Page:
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Michigan bills would ban so-called gay, trans panic defense

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Proposals introduced this month would ban the so-called LGBT panic defense in Michigan.

State Rep. Laurie Pohutsky is backing a House bill that would forbid invoking a victim's sexual orientation or gender identity as a legal justification for committing a crime.

The Livonia Democrat says it's a response to hate crimes like the murder of Matthew Shepard in the 1990s. Defense attorneys tried to argue Shepard provoked one of his killers into an uncontrollable panic when the Wyoming college student propositioned the man sexually.

Carsten Andresen, an associate professor of criminal justice at St. Edward's University, says he's tracked more than 300 cases nationwide dating back to the 1970s that involve the LGBT panic defense.

In some cases, attorneys suggested that discovering the victim was gay or transgender provoked the defendant into temporary insanity or reduced mental capacity that resulted in murder or assault.

“One of the biggest misconceptions in the public is that gay men or trans women are sort of up to something nefarious or that they are predators," Andresen said. "And that's what it plays off of."

In 2013, the American Bar Associationcalled for the strategy to be banned. At least 16 states have done so, according to the National LGBTQ+ Bar Association,.

Andresen believes more states should follow suit, although he acknowledged that lawyers often use homophobia or transphobia in a coded manner than can be difficult to legislate.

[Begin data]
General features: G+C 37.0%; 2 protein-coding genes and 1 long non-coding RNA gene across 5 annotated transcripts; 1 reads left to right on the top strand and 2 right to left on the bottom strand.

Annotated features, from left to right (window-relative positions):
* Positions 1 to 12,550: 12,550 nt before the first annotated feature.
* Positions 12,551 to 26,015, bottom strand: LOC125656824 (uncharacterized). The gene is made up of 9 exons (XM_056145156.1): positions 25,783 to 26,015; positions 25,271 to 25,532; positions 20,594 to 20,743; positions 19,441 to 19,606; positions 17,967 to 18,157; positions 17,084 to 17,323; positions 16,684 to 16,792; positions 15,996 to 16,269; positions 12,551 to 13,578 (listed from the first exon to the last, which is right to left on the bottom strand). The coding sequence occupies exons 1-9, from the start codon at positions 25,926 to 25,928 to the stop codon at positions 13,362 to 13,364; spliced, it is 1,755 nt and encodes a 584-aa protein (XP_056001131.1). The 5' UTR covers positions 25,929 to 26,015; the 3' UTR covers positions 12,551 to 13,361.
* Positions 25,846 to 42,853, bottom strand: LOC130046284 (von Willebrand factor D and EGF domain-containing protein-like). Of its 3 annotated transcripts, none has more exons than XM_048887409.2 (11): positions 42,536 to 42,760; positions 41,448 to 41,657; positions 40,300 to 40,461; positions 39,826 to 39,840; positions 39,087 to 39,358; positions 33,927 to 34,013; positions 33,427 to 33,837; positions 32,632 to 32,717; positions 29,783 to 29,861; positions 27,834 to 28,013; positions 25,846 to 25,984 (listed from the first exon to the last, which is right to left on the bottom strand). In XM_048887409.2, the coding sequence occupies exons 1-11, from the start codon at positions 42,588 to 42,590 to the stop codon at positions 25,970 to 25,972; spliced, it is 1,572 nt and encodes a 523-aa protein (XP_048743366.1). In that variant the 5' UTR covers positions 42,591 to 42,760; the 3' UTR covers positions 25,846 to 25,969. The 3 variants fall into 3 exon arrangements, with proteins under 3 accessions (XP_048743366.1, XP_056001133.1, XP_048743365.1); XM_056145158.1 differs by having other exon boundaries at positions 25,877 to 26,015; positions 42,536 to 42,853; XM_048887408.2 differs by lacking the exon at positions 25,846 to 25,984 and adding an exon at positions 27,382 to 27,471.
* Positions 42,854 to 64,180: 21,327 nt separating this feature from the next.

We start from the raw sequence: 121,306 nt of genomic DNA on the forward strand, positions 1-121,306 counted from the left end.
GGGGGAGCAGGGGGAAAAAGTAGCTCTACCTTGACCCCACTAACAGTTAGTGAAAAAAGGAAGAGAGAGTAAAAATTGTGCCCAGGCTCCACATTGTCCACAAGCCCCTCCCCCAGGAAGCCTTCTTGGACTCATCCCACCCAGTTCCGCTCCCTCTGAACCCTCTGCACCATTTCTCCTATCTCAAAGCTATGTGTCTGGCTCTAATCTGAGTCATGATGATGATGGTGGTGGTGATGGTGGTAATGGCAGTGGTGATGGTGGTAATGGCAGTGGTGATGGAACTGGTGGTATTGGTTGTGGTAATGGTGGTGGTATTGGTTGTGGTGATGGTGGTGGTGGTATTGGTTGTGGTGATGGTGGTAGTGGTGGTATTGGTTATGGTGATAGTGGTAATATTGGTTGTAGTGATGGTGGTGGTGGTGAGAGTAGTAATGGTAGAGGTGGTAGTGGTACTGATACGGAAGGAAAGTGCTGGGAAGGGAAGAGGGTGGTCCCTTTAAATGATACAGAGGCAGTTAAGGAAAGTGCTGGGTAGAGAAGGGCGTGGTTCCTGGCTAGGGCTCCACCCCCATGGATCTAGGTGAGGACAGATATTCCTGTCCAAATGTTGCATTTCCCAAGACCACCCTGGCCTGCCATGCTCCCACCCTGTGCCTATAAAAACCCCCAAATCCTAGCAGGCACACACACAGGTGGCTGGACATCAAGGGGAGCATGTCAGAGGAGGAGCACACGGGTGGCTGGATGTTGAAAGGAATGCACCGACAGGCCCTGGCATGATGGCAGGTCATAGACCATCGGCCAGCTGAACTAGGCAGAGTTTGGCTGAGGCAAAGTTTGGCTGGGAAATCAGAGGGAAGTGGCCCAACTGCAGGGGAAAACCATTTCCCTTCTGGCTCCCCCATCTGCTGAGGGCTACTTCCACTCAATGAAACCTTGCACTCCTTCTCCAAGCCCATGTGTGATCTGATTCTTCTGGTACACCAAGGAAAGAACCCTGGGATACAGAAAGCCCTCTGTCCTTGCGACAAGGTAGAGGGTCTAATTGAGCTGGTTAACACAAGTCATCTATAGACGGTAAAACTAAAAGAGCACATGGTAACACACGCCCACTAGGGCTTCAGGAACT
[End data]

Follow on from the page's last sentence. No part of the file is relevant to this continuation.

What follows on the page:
"There are going to be cases that sort of slip through the cracks," Andresen said. "There's going to be defense attorneys that know how to subtly advance these cases."

Federal data shows lesbian, gay, bisexual and transgender people aremore likely than straight or cisgender people to be victims of violent crime. But the panic defense implies LGBT people are "lesser" victims, said Jay Kaplan, a staff attorney for the American Civil Liberties Union of Michigan.

"It kind of creates a second class of victim of hate crimes," Kaplan said.

Pohutsky's bill is paired with an identical Senate proposal introduced by Rosemary Bayer, D-Beverly Hills.

All the sponsors listed thus far for both bills are Democrats. Pohutsky, who is bisexual, acknowledged the proposals could face an uphill battle.

"I know for a fact, though, that there are some folks over on the other side of the aisle who are supportive," she said. "It's unfortunate that it's difficult to be vocal with that support right now."

Sarah Lehr is a state government reporter for Wisconsin Public Radio.
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